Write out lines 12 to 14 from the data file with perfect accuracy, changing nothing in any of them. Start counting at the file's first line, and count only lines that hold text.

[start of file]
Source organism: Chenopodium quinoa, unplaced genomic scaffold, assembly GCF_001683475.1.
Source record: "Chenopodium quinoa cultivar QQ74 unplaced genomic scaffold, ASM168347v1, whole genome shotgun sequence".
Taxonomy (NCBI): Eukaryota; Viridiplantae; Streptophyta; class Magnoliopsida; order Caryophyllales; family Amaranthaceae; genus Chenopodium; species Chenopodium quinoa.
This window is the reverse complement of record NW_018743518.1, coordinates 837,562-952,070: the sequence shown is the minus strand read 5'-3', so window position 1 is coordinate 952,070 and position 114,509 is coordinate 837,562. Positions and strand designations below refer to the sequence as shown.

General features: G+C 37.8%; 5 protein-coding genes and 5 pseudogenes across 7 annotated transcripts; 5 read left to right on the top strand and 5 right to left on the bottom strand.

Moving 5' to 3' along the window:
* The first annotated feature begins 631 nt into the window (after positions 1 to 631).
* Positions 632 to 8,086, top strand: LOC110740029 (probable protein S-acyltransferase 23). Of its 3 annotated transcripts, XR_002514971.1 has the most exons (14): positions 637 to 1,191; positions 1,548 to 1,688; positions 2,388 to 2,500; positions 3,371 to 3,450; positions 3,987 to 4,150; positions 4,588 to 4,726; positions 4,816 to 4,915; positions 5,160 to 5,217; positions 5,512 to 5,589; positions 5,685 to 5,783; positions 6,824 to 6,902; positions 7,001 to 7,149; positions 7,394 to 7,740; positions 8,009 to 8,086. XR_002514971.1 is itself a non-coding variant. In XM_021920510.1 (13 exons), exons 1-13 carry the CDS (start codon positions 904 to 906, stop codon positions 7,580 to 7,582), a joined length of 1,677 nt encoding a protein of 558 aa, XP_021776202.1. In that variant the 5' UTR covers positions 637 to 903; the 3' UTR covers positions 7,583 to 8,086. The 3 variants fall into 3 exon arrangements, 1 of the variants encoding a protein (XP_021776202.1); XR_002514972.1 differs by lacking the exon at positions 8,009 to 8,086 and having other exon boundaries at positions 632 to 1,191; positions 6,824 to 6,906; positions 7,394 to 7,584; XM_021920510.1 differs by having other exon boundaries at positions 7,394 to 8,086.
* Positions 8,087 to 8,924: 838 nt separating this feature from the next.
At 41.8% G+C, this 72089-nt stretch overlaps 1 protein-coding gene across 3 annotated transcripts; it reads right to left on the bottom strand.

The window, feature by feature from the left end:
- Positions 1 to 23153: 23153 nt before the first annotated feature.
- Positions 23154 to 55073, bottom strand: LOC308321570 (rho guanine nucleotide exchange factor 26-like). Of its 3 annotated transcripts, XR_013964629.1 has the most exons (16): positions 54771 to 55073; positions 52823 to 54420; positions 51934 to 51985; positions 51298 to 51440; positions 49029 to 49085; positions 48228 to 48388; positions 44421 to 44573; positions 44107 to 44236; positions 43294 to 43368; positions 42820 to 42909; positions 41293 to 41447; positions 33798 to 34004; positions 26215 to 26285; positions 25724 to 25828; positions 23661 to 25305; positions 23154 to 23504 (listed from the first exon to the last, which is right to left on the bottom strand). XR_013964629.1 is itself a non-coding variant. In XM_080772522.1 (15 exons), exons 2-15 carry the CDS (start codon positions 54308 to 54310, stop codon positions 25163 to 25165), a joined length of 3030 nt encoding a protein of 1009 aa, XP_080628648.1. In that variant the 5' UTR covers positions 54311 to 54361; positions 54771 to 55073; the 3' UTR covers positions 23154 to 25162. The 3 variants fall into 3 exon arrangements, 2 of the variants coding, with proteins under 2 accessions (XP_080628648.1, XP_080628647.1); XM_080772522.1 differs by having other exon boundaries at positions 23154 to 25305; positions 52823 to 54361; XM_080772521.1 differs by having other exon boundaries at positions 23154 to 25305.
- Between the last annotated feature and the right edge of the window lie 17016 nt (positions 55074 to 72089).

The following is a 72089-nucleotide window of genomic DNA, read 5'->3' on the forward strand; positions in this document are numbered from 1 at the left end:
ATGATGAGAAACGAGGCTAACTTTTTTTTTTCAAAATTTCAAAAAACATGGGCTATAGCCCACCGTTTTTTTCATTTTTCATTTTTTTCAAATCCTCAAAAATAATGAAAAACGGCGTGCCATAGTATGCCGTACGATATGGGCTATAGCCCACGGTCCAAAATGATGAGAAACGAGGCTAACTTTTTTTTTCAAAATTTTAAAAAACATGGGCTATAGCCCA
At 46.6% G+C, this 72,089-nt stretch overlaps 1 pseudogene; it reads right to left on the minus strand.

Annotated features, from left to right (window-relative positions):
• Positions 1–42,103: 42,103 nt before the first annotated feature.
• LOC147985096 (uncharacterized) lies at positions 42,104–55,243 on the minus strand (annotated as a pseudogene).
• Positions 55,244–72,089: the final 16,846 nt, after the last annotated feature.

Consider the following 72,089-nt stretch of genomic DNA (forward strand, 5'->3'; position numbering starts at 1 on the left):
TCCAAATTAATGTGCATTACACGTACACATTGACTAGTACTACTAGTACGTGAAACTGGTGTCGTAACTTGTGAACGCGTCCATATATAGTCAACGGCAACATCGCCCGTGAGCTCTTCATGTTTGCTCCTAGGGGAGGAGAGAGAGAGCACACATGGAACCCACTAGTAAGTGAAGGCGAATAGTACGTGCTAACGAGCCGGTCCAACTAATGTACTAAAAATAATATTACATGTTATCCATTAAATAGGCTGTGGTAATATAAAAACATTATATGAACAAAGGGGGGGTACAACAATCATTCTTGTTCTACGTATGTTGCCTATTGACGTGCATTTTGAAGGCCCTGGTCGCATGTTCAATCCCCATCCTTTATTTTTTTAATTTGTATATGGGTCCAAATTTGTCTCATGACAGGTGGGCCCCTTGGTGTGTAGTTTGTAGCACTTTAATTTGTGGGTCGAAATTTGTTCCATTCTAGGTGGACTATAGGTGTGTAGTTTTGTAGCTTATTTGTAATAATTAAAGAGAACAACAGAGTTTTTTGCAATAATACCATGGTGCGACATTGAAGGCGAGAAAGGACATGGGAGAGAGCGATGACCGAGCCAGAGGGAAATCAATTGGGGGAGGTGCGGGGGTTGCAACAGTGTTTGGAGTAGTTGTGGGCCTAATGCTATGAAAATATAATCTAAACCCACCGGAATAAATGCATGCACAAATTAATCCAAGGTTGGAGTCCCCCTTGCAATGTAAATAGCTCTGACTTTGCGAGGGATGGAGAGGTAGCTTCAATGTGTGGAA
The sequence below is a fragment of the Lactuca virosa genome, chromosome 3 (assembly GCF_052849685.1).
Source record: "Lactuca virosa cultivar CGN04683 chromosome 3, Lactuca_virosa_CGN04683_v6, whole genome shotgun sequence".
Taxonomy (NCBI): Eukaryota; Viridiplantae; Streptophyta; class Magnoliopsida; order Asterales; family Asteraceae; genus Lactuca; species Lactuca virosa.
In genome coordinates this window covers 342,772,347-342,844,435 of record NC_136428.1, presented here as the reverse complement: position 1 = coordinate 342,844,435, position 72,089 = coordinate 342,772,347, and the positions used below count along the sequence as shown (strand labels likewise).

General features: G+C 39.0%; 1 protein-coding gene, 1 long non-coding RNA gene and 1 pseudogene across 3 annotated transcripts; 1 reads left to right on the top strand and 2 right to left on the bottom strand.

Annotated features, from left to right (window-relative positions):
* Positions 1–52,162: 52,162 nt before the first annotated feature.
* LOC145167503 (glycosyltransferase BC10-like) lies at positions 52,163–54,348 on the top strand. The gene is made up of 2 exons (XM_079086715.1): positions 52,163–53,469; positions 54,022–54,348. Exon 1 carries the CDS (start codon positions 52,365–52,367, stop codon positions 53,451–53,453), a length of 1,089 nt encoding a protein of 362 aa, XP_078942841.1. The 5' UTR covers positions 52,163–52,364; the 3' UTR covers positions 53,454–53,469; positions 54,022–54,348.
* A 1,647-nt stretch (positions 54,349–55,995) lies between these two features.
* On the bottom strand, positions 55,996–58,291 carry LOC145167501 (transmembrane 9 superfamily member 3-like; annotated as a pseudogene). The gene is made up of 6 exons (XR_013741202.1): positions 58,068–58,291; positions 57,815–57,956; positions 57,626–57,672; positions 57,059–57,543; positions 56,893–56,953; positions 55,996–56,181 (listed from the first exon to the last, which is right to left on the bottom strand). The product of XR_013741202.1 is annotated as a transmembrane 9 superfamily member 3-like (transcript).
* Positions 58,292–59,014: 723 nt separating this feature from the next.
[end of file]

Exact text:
- Positions 1 to 23153: 23153 nt before the first annotated feature.
- Positions 23154 to 55073, bottom strand: LOC308321570 (rho guanine nucleotide exchange factor 26-like). Of its 3 annotated transcripts, XR_013964629.1 has the most exons (16): positions 54771 to 55073; positions 52823 to 54420; positions 51934 to 51985; positions 51298 to 51440; positions 49029 to 49085; positions 48228 to 48388; positions 44421 to 44573; positions 44107 to 44236; positions 43294 to 43368; positions 42820 to 42909; positions 41293 to 41447; positions 33798 to 34004; positions 26215 to 26285; positions 25724 to 25828; positions 23661 to 25305; positions 23154 to 23504 (listed from the first exon to the last, which is right to left on the bottom strand). XR_013964629.1 is itself a non-coding variant. In XM_080772522.1 (15 exons), exons 2-15 carry the CDS (start codon positions 54308 to 54310, stop codon positions 25163 to 25165), a joined length of 3030 nt encoding a protein of 1009 aa, XP_080628648.1. In that variant the 5' UTR covers positions 54311 to 54361; positions 54771 to 55073; the 3' UTR covers positions 23154 to 25162. The 3 variants fall into 3 exon arrangements, 2 of the variants coding, with proteins under 2 accessions (XP_080628648.1, XP_080628647.1); XM_080772522.1 differs by having other exon boundaries at positions 23154 to 25305; positions 52823 to 54361; XM_080772521.1 differs by having other exon boundaries at positions 23154 to 25305.
- Between the last annotated feature and the right edge of the window lie 17016 nt (positions 55074 to 72089).